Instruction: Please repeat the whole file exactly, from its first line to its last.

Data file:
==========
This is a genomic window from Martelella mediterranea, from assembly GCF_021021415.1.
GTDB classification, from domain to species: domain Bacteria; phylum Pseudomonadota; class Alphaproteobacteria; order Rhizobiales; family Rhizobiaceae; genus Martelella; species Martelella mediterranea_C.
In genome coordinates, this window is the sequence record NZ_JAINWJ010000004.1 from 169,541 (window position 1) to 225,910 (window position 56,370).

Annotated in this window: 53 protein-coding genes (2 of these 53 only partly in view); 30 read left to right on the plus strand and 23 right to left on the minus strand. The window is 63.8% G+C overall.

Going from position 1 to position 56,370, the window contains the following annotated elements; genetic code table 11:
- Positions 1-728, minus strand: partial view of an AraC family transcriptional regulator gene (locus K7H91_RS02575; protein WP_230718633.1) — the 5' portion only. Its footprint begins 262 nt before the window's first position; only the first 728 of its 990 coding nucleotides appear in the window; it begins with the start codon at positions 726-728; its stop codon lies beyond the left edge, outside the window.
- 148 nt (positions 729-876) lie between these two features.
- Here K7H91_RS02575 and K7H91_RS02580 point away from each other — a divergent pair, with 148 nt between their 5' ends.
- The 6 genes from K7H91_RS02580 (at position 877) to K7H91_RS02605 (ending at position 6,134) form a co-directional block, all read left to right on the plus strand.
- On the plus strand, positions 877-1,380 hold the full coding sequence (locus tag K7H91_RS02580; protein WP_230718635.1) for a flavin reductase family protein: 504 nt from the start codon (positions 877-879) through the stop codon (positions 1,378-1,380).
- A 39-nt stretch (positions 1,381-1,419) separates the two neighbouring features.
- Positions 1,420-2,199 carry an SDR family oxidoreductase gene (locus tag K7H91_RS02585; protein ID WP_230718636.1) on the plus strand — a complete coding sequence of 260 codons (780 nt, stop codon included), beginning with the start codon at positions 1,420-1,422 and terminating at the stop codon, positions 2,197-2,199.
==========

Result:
This is a genomic window from Martelella mediterranea, from assembly GCF_021021415.1.
GTDB classification, from domain to species: domain Bacteria; phylum Pseudomonadota; class Alphaproteobacteria; order Rhizobiales; family Rhizobiaceae; genus Martelella; species Martelella mediterranea_C.
In genome coordinates, this window is the sequence record NZ_JAINWJ010000004.1 from 169,541 (window position 1) to 225,910 (window position 56,370).

Annotated in this window: 53 protein-coding genes (2 of these 53 only partly in view); 30 read left to right on the plus strand and 23 right to left on the minus strand. The window is 63.8% G+C overall.

Going from position 1 to position 56,370, the window contains the following annotated elements; genetic code table 11:
- Positions 1-728, minus strand: partial view of an AraC family transcriptional regulator gene (locus K7H91_RS02575; protein WP_230718633.1) — the 5' portion only. Its footprint begins 262 nt before the window's first position; only the first 728 of its 990 coding nucleotides appear in the window; it begins with the start codon at positions 726-728; its stop codon lies beyond the left edge, outside the window.
- 148 nt (positions 729-876) lie between these two features.
- Here K7H91_RS02575 and K7H91_RS02580 point away from each other — a divergent pair, with 148 nt between their 5' ends.
- The 6 genes from K7H91_RS02580 (at position 877) to K7H91_RS02605 (ending at position 6,134) form a co-directional block, all read left to right on the plus strand.
- On the plus strand, positions 877-1,380 hold the full coding sequence (locus tag K7H91_RS02580; protein WP_230718635.1) for a flavin reductase family protein: 504 nt from the start codon (positions 877-879) through the stop codon (positions 1,378-1,380).
- A 39-nt stretch (positions 1,381-1,419) separates the two neighbouring features.
- Positions 1,420-2,199 carry an SDR family oxidoreductase gene (locus tag K7H91_RS02585; protein ID WP_230718636.1) on the plus strand — a complete coding sequence of 260 codons (780 nt, stop codon included), beginning with the start codon at positions 1,420-1,422 and terminating at the stop codon, positions 2,197-2,199.